How to Setup Options Trades – 5 Key Metrics

Today we will look at How to Setup Options Trades.

We will consider the five key metrics to use when setting up a trade. In addition we will discuss why these metrics are important and how they impact your trading decisions.

How to Setup Options Trades. When you set up an options trade you need to remember 5 Key metrics. You should always consider liquidity, your directional assumption, the level of implied volatility, delta, and the probability of profit.



What do we mean by good liquidity?

The more buyers and sellers there are for a given options contract the narrower the bid/ask spread. And the narrower the spread, the more liquid (easier to trade) the option should be. When we trade highly liquid options, our ability to get in and out of the trade in a timely manner improves significantly.

Develop a directional assumption

After you determine that the underlying has good liquidity. You want to look at the current price range of the underlying. If the stock is trending either bullish or bearish. Maybe the stock has been trading in a narrow range over the course of the past few weeks.

Historical price charts such as candlestick charts will help you determine where the stock is currently trading.

In addition, some traders use support and resistance lines to give further weight to their directional assumption.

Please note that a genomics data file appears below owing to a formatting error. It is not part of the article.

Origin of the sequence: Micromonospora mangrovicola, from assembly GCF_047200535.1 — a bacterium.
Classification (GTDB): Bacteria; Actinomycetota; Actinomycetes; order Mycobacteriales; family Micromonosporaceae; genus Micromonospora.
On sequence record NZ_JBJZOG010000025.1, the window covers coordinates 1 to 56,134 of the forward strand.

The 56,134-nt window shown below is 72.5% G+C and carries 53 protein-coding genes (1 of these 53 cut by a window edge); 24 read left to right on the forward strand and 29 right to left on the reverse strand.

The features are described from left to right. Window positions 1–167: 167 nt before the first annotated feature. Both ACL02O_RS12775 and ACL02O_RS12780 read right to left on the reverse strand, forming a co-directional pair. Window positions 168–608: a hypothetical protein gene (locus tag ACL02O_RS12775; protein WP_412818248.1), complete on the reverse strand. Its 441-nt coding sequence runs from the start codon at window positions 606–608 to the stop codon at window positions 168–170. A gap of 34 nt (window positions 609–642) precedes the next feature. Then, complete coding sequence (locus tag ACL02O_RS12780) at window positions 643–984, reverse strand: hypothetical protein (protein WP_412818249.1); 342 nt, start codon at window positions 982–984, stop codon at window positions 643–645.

The main idea here is to determine if you are bullish or bearish on the underlying.

When determining strike selection consider the typical price movement of the underlying stock. Has the stock been trading in a narrow or wide range on a daily basis?

Price movement of the underlying is an important part of market awareness.

Volatility smile

Know the current state of Implied Volatility

Trade where the stock has a statistical significance. Implied volatility is a measure of expected move. Opportunity to make more money is higher when the volatility is higher. Implied volatility contracts more than it expands, and we want to put ourselves in a position to take advantage of that contraction,

If the underlying has been on a steady rise in price and the volatility has fallen, the expected move will narrow and reflect that decrease in implied volatility.

Identify a time frame (expiration month) to trade.

Timeframe is critical in options trading. Extensive research by the analysts at tasty trade have found that 45 days to expiration is the optimal timeframe in which to place a trade.

Determine the Risk profile of the underlying

At its most basic level “delta” helps determine the position’s risk. For instance, if a position has a delta of +50, theoretically the option will move $.50 for every $1.00 move in the underlying.

Delta ranges from -100 to +100.

Obviously, the higher the delta, the more the option will move. But delta works in both directions. If your option position has a -50 delta and the underlying moves up $1.00, your position will lose $.50.

There is more to delta than just price movement, and we will cover those ideas in future posts.

So, just keep delta in mind when setting up your trades

Final Thoughts

Options trading can be a challenging undertaking. There are many moving parts and each one can have an impact on your trading positions. But, if you break down the process into some simple reproducible steps, you will find the process much more enjoyable. In time you will gain confidence in your trading decisions. And by considering these 5 metrics you will find many new trading opportunities.

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